"I Made a Terrible Mistake", "Find your Own Damn Voice", "Wrong"! As one might gather from these works’ titles, the paintings of New York-born artist Rochelle Feinstein (b. 1947) frequently talk. And they are opinionated.
Over a period of more than thirty years, Feinstein—also a long time professor of painting and printmaking at Yale University—has developed an oeuvre that probes the cultural and political implications of art making, and painting in particular, through an approach that could be described as self-conscious abstraction.
Before turning to painting in the early 1980s, Feinstein worked as an illustrator and fashion editor. From this experience, she drew a deep understanding of the symbiotic relationship between image and text. Speech—as exclamation, as statement, as cliché—is ubiquitous in Feinstein‘s work: speech bubbles seem to appear out of nowhere, titles are formulated in the first person or as orders. The question of who is speaking to whom is a continuing puzzle.
The presentation at Lenbachhaus focuses on the artist’s painting installations and series developed since the mid-1990s.
In the series titled "The Wonderfuls" (1990–1997) for instance, Feinstein applies the vacuity of the overused adjective wonderful to painting. The resulting works do not attempt to depict anything particularly "wonderful". Instead, they use the shortcomings of language as a cipher for the painting process, sidestepping clichés by stepping right into them.
In the multi-panel installation"Before And After" (1999), Feinstein presents painting as a demystified activity beginning as a supply item (a piece of canvas) and resulting in a (bubble-)wrapped object in a storage rack. Highlighting the studio process as well as the very material aspects and objecthood of painting, Feinstein’s work also raises questions about art that lacks representation and audience.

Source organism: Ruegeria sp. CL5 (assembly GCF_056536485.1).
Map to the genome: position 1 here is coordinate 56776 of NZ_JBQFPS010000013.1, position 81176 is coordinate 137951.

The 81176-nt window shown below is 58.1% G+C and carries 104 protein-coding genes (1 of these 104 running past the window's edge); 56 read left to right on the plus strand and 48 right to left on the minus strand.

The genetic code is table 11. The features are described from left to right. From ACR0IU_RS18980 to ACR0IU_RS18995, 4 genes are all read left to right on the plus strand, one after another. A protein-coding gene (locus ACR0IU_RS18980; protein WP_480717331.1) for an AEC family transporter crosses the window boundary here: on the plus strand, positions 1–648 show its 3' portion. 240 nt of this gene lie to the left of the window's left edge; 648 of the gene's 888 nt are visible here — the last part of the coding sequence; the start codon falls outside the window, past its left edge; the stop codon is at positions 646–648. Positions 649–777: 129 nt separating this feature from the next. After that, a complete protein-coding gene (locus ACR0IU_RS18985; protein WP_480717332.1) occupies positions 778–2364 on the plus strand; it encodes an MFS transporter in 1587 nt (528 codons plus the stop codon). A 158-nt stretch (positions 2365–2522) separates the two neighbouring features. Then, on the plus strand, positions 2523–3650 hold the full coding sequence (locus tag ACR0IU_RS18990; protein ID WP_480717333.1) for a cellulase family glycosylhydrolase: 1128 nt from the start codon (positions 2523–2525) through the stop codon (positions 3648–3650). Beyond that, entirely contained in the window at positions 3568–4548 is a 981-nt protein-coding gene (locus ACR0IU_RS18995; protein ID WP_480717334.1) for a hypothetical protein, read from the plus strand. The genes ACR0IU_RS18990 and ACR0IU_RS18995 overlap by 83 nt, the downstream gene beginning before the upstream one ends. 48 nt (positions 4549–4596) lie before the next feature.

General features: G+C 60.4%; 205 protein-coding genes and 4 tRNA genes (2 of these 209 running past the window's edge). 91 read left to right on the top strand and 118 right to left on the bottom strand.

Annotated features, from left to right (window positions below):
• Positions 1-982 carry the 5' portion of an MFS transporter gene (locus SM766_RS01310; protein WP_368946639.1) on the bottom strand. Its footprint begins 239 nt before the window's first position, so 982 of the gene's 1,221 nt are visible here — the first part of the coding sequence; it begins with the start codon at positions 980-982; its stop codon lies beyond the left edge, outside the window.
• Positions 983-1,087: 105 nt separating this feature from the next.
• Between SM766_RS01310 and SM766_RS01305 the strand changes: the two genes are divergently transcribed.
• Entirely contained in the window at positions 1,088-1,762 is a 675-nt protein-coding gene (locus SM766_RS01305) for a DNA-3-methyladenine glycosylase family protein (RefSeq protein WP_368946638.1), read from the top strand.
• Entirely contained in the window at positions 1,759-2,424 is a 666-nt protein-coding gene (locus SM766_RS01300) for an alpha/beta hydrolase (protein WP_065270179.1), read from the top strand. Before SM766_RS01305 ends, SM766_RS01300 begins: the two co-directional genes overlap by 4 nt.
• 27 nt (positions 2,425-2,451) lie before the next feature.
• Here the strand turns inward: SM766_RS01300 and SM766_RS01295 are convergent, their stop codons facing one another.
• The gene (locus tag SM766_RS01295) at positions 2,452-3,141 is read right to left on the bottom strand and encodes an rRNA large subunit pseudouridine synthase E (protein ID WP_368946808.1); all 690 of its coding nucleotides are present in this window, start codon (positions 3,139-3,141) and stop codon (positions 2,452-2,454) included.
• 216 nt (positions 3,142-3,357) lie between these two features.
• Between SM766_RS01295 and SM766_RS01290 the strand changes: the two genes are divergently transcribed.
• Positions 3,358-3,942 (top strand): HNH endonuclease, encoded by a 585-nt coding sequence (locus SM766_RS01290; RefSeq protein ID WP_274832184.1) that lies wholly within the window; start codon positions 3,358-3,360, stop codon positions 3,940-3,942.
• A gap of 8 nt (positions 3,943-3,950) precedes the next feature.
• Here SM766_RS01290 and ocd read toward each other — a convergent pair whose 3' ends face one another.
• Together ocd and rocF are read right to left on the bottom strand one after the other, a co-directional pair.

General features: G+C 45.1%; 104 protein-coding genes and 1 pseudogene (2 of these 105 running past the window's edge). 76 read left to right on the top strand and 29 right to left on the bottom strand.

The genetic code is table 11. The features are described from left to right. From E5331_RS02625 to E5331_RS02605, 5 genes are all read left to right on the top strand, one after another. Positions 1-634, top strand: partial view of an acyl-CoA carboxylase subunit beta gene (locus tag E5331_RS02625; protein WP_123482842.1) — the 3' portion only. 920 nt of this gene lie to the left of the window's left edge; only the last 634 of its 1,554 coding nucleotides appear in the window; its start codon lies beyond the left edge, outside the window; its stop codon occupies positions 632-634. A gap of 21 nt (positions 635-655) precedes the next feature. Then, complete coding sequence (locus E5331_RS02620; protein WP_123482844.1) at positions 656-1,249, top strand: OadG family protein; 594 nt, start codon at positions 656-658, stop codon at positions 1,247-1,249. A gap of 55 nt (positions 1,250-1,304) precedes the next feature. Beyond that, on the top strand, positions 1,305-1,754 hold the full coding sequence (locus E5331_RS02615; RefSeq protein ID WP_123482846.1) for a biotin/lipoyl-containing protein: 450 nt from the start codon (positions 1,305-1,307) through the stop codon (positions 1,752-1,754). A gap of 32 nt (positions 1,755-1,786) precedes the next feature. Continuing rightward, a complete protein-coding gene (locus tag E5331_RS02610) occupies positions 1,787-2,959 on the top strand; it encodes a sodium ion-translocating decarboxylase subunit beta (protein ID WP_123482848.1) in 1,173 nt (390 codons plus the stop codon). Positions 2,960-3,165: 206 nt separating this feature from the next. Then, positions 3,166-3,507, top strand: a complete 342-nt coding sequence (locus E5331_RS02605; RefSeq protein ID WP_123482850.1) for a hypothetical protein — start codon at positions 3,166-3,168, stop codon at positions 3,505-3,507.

Another series on view is "The Estate of Rochelle F." (2009-2010), a 'pre-posthumous' estate assembled by Feinstein in response to the financial crisis of 2008. For the creation of the "Estate" works, the artist imposed a set of rules including a prohibition on new materials. Instead, Feinstein used supplies at hand: dishrags, bulky birthday presents and some of her own previous artwork. Typically dead-pan, the artist’s "Estate" is a contemplation on the finiteness of life and the permanence of the stuff that we accumulate.
Hierarchical differentiations between cultural categories dissolve in Feinstein‘s hands: Piet Mondrian and Michael Jackson, the Mona Lisa and the Smiley Face, Malevich’s Square and the I ♥ NY logo meet on an equal footing. This purposeful conflation of registers, however, is not intended as a gesture of transgression, but as a visual analogy to a daily reality formed by language.
The exhibition is one of three chapters of an exhibition tour co-organized with the
Centre d’Art Contemporain Geneva, Kestner Gesellschaft, Hannover and Bronx Museum of the Arts, New York.
Curated by Stephanie Weber